Armenian Edging Stitch Instructions from a 1925 Star Needlework Journal Magazine

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The article on the Armenian Edging Stitch in the 1925 Star Needlework Journal Magazine is titled One Makes This Lace With a Sewing Needle. There are instructions for three different designs. All of them start with a loop stitch across the material. Then by adding additional stitches you can build a pretty lace edge.

 

Armenian Edging Stitch Making Lace Edging with a Sewing Needle - Vintage Crafts and More

The instructions use a very fine crochet cotton to sew the edgings. A size 50 or 60 in white. Crochet cotton thread is sized by weight with each weight identified by a number. The lower the size number the thicker it is. The higher the crochet cotton’s weight number the finer the thread. So a Size 3 is heavier than a Size 10.

Armenian Edge Stitch - Vintage Crafts and More

Let’s Learn the Armenian Edging Stitch

Now you could try your hand at making an Armenian Edge Stitch following the directions above or I’ve found several blog tutorials and a YouTube video series that will help you master this stitch.

First of all, on the Artyfibres blog Sarah Whittle demonstrates stitches with step-by-step pictured tutorials. In her Stitch A-Z group she has a tutorial on the Armenian Edging Stitch. It’s very easy to follow as each pictured step has a number for your needle to follow.

Another well done tutorial is on the embroidery blog Kimberly Ouimet. She calls the Armenian Edge Stitch a Knot Stitch Edging and states that it is also known as Antwerp Stitch Edging.

Either way, it’s a good tutorial on this edging stitch. Her stitch looks very similar to a Blanket Stitch since she goes a little higher on the edge of the material. But again a very good tutorial with many pictures to break down each step in the stitch.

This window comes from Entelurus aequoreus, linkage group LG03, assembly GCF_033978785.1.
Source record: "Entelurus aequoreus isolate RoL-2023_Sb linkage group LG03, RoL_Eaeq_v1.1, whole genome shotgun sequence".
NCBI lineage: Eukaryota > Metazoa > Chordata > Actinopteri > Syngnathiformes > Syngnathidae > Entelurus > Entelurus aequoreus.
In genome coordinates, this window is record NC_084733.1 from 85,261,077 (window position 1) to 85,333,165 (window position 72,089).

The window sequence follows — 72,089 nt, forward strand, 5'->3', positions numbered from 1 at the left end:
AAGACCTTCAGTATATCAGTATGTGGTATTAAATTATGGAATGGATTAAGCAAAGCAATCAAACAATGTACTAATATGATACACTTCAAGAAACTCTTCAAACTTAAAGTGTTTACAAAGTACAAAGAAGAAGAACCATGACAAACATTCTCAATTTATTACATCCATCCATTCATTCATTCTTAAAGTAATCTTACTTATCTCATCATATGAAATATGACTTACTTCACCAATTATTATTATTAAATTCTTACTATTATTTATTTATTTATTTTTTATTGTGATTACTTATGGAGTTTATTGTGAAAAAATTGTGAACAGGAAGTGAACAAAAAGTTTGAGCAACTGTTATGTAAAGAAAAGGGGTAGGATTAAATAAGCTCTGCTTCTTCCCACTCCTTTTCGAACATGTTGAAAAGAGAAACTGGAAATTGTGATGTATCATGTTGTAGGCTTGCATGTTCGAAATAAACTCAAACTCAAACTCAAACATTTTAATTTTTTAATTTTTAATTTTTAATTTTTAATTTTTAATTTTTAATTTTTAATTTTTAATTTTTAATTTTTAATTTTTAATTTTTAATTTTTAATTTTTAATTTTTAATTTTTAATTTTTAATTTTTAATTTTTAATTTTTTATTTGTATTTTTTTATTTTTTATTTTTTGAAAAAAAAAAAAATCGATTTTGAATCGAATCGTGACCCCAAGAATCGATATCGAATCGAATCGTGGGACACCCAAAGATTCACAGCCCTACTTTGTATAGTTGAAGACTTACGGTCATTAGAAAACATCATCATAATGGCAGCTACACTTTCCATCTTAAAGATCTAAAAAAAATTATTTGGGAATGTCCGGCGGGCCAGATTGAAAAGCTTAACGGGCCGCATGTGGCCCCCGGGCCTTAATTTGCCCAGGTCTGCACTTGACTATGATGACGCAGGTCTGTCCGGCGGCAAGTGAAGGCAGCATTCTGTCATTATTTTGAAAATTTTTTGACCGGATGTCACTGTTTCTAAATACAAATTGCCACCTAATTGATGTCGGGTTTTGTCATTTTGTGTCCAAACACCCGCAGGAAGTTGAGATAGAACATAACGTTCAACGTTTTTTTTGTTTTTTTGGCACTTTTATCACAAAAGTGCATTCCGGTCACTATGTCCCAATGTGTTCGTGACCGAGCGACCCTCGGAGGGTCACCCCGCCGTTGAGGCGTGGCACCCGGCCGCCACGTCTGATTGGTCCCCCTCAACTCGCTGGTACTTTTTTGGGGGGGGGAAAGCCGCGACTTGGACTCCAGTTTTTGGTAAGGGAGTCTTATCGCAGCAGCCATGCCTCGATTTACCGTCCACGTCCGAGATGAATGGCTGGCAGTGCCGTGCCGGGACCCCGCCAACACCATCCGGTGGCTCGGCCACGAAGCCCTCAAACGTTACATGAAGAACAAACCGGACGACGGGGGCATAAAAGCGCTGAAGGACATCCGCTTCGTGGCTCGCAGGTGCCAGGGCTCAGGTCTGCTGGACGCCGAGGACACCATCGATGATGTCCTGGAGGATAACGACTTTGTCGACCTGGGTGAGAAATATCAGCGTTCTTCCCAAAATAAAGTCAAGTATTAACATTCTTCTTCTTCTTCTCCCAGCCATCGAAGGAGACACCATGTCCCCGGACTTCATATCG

Last but not least is The Henry Art Gallery Embroidery Stitch Identification Guide.  There’s a diagram of the Armenian Edge Stitch as-well-as an Antwerp Edge. If you need to find a stitch this is a great site because all you have to do is click on the alphabetical Index of stitches.

The Lost Art of Armenian Needle Work

This YouTube series has 8 parts on How to do Needle Lace, The Lost Art of Armenian Needle Work. It’s really beautiful and it helps to see someone actually doing it.

In the comments the instructor, Ashley says there are very few if any books or patterns for this type of lace. She hopes that by doing these videos she encourages people to learn so there will be a renewed interest in this craft. If the comments on the videos are any indication, I’d say she is succeeding.

Scanned One Page PDF File

Armenian Edging Stitch – Making Lace Edging with a Sewing Needle

The pattern is in PDF format so to read it you’ll need the Adobe Reader software on your computer. Most computers come with it, but it is free and can be found here.

Download Instructions: Right-Click the link and select either “save target as” or “save link as” depending on what browser you are using or simply click on it and save or print.

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Enjoy!

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2 comments

  1. Kristin says:

    Just beautiful. Beautiful! I am so grateful this woman took time out to show us this art and how to do it. She does a very good job of it. I think we will see a more of these type of arts being done by more people in the coming future, people (at least I hope) are getting disenchanted with all the digital stuff like phone games, computer games, realizing the digital stuff is just a waste of one’s time and years. I know a person close to me who has spent all of his free time in the last 7 years playing computer games, with nothing to show for it.

    • Debra says:

      Thank you for the comment Kristin. I’m with you, I think there’s been a surge in people discovering the old ways of doing things with their hands. From what I’ve read, there’s a renewed interest in arts and crafts. I love all the new technology and the things you can do with it but balance is the key. I find myself more and more wanting to unplug from all my gadgets. You are so right.

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